Between Mecca and Beijing examines how a community of urban Chinese Muslims uses consumption to position its members more favorably within the Chinese government's official paradigm for development. Residents of the old Muslim district in the ancient Chinese capital of Xi'an belong to an official minority (the Hui nationality) that has been classified by the state as "backward" in comparison to China's majority (Han) population. Though these Hui urbanites, like the vast majority of Chinese citizens, accept the assumptions about social evolution upon which such labels are based, they actively reject the official characterization of themselves as less civilized and modern than the Han majority.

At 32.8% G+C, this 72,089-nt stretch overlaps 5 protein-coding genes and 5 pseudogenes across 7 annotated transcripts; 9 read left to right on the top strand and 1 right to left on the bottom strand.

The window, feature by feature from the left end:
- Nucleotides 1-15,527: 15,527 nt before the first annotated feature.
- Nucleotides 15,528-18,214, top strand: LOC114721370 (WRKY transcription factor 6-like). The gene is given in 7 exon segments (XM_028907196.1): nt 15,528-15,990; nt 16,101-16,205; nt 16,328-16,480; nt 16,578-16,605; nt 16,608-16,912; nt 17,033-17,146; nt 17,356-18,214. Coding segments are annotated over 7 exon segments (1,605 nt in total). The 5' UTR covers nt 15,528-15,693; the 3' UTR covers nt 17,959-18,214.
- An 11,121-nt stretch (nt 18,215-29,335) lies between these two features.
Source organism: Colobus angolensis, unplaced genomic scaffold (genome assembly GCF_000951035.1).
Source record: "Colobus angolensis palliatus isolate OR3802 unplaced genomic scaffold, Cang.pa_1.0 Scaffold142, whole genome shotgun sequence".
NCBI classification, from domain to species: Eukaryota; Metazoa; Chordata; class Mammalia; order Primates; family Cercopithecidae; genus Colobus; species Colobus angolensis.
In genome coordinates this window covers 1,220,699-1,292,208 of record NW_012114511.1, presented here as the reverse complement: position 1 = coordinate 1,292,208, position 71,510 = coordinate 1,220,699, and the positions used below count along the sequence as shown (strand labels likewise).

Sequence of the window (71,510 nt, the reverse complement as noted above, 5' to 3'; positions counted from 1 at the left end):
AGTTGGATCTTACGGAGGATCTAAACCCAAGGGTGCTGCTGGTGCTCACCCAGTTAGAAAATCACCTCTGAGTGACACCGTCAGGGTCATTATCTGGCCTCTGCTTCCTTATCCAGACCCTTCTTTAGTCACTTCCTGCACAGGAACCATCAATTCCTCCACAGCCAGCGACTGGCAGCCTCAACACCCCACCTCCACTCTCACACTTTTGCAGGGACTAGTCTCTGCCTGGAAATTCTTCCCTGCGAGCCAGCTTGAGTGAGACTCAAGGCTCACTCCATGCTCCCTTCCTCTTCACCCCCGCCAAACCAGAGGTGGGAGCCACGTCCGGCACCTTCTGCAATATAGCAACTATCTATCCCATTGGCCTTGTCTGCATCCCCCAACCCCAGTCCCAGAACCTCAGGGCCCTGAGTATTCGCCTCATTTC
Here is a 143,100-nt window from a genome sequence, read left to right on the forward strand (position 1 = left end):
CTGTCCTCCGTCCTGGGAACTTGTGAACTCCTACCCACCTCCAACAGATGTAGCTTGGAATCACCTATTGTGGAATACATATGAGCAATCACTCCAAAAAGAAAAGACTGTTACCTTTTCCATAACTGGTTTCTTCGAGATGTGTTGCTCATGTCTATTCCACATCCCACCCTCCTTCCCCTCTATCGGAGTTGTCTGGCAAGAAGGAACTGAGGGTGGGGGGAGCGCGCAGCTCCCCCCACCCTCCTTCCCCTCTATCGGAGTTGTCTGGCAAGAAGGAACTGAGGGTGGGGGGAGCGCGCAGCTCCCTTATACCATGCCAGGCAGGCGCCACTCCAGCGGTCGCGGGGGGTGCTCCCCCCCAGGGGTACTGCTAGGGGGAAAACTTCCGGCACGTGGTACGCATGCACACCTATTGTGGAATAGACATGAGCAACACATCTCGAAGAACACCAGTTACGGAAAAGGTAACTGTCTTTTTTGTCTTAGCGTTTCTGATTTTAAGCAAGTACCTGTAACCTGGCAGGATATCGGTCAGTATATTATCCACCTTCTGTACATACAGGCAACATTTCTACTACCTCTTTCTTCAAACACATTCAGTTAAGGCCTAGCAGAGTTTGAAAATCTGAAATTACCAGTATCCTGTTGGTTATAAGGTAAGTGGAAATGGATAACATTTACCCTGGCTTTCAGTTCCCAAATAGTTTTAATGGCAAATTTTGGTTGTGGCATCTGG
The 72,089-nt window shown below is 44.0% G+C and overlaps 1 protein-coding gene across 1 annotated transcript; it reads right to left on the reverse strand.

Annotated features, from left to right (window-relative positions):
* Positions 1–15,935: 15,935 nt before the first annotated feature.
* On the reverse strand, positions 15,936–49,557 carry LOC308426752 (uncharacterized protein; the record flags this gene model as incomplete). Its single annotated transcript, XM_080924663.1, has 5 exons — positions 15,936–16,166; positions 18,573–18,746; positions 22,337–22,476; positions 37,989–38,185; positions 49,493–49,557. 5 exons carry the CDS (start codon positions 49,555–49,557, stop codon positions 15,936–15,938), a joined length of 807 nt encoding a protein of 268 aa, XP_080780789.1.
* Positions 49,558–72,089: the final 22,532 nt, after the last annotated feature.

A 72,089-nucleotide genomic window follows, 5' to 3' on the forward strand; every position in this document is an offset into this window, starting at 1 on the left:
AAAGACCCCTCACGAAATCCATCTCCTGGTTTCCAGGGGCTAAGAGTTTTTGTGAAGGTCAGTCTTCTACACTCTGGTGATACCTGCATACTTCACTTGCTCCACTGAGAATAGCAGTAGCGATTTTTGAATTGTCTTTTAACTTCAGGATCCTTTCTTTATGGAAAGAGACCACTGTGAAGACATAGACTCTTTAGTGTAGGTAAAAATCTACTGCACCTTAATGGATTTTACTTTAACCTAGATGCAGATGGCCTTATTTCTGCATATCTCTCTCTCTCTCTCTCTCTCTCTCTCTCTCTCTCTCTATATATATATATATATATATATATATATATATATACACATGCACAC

By selectively consuming goods and adopting fashions they regard as modern and non-Chinese—which include commodities and styles from both the West and the Muslim world—these Chinese Muslims seek to demonstrate that they are capable of modernizing without the guidance or assistance of the state. In so doing, they challenge one of the fundamental roles the Chinese Communist government has claimed for itself, that of guide and purveyor of modernity. Through a detailed study of the daily life—eating habits, dress styles, housing, marriage and death rituals, religious practices, education, family organization—of the Hui inhabitants of Xi'an, the author explores the effects of a state-sponsored ideology of progress on an urban Chinese Muslim neighborhood.